ingredient information
Rice Wild Organic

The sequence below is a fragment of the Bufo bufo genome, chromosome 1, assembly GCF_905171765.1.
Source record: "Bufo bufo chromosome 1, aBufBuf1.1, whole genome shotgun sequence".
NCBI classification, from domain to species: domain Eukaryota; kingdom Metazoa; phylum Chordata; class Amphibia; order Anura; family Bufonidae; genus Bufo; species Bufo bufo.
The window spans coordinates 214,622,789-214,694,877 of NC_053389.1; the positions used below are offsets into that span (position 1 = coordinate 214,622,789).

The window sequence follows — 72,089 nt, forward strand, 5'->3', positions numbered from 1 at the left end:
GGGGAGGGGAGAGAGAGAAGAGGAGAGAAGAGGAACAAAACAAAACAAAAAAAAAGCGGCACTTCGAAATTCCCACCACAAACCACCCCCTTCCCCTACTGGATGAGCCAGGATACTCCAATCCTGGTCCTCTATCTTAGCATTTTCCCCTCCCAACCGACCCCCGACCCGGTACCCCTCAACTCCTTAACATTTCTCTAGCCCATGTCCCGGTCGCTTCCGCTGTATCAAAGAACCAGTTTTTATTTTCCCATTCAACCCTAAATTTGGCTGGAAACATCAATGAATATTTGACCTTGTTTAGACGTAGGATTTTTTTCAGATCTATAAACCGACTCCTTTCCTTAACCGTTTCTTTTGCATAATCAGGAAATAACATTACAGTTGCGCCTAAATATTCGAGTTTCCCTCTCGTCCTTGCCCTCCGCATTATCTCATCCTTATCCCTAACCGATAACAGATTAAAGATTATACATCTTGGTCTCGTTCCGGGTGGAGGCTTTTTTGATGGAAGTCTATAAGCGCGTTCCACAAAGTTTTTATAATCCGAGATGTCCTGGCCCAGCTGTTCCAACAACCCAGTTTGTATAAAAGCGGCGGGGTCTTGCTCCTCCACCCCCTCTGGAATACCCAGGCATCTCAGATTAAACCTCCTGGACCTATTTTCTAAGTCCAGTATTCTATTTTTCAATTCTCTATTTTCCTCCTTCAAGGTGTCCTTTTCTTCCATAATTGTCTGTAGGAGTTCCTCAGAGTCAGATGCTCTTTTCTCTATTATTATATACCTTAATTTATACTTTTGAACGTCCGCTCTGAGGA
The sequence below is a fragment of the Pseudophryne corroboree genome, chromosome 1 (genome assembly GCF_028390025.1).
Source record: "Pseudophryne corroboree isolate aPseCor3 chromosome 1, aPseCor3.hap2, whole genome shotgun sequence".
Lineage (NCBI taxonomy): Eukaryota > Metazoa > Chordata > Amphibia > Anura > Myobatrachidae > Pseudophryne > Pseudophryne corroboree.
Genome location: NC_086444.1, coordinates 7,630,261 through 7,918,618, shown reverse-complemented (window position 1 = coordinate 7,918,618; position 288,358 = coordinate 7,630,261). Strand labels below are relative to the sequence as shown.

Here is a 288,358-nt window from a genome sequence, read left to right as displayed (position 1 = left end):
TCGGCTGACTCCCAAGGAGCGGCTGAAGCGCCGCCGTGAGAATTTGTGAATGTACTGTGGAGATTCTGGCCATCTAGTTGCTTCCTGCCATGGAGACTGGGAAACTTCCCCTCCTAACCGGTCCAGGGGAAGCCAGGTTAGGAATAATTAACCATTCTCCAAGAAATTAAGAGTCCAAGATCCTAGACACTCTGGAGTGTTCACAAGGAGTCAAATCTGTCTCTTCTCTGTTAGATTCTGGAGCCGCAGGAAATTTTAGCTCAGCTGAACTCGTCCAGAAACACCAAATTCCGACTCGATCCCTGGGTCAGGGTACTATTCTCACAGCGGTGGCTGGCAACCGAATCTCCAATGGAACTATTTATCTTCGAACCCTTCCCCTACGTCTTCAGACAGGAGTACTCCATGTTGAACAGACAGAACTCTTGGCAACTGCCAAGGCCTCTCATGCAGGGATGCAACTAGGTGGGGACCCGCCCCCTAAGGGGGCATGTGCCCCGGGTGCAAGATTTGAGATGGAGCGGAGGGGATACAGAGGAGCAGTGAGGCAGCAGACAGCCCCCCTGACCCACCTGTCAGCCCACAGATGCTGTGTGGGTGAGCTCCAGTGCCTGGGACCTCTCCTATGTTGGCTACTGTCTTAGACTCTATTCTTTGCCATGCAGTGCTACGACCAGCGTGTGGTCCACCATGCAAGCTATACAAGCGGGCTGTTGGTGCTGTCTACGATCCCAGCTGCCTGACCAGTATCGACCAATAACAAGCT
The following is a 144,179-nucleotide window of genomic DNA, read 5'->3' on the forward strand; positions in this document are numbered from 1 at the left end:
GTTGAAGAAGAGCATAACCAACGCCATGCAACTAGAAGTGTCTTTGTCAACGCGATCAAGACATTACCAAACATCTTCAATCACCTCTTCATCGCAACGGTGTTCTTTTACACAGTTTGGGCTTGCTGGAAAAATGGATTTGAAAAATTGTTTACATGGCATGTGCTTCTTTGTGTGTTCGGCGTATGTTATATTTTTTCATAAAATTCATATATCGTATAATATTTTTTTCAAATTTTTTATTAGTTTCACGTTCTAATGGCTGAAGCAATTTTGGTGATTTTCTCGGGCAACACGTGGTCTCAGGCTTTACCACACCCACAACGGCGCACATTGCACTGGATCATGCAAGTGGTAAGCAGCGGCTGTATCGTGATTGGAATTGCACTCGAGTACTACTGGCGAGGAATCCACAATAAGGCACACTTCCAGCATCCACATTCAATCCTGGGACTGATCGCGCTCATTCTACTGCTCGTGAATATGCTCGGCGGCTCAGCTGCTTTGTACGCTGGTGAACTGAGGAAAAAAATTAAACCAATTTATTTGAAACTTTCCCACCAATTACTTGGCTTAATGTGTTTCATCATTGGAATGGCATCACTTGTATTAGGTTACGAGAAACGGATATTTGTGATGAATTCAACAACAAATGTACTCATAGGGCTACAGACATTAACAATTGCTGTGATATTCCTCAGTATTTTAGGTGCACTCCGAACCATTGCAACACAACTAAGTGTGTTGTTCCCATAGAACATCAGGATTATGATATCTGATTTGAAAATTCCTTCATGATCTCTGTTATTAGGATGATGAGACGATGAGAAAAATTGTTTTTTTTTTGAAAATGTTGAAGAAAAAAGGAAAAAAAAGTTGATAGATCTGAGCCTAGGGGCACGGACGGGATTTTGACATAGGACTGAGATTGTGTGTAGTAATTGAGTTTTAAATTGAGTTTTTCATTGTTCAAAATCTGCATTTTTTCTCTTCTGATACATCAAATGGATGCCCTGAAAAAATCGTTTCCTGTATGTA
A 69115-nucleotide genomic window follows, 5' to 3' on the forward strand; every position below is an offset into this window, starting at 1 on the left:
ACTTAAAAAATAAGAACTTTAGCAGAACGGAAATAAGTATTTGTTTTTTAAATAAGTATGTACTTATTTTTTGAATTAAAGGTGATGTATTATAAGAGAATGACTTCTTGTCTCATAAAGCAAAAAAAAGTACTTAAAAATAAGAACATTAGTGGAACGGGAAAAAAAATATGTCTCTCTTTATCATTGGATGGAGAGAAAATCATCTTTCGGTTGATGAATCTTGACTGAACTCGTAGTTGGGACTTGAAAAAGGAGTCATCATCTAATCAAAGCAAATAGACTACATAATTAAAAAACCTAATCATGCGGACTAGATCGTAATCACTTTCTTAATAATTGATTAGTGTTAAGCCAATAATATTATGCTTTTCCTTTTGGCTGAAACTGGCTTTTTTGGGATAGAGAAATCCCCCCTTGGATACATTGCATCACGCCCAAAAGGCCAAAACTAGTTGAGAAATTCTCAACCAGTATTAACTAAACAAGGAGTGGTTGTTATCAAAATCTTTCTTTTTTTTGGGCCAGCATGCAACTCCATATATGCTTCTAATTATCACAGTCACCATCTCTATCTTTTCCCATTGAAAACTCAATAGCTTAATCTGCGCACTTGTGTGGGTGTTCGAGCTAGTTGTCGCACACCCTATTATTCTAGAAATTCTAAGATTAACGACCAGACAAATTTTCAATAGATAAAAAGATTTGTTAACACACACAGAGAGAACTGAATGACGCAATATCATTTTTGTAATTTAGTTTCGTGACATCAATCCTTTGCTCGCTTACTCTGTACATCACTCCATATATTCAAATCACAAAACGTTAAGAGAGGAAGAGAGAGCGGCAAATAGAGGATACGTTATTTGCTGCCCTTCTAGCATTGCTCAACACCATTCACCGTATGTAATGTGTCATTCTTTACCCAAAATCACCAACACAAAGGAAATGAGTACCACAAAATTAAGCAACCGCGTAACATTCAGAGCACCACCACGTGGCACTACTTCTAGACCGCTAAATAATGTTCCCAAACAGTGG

Wild Rice Wild Rice Major Growing Areas: North America; but has a similar plant grown in Asia that resembles the North American perennial grass. Wild Rice Description: Wild rice, Zizania aquatica, is not a true rice. Rather, it is the hulled and unmilled grain of a"seedlinke" water plant. It is a cereal, but it is more similar to barley than to rice. Wild Rice Historical Basis: Wild rice is from a North American perennial grass that bears flowers above and staminate below and also contains a grain that is used for food. It was especially used by the Indians and is not gathered and marked as wild rice. Wild Rice Implications: It is used as a grain for carbohydrate content, usually along with long grain white rice, etc. to add variety and flavor. DescriptionZizania aquatica Origins This is really a aquatic grass which originated in the Great Lakes region. It use to be a stapel in the Chippewa and Sioux Indian diets. Composition Use/Sensory Qualities The strong strong woodsy flavor and chewy texture means it frequently used in combinations with other rices. Functional Properties/Characteristics Grades and Processes "Select" contains short broken grains "Extra-fancy" has uniform 1/2 inch-long grains. "Giant" has grains uniformly about 1 inch long. Source: Organic food is produced by farmers who emphasize the use of renewable resources and the conservation of soil and water to enhance environmental quality for future generations. Organic meat, poultry, eggs, and dairy products come from animals that are given no antibiotics or growth hormones. Organic food is produced without using most conventional pesticides; fertilizers made with synthetic ingredients or sewage sludge; bioengineering; or ionizing radiation. Before a product can be labeled "organic," a Government-approved certifier inspects the farm where the food is grown to make sure the farmer is following all the rules necessary to meet USDA organic standards. Companies that handle or process organic food before it gets to your local supermarket or restaurant must be certified,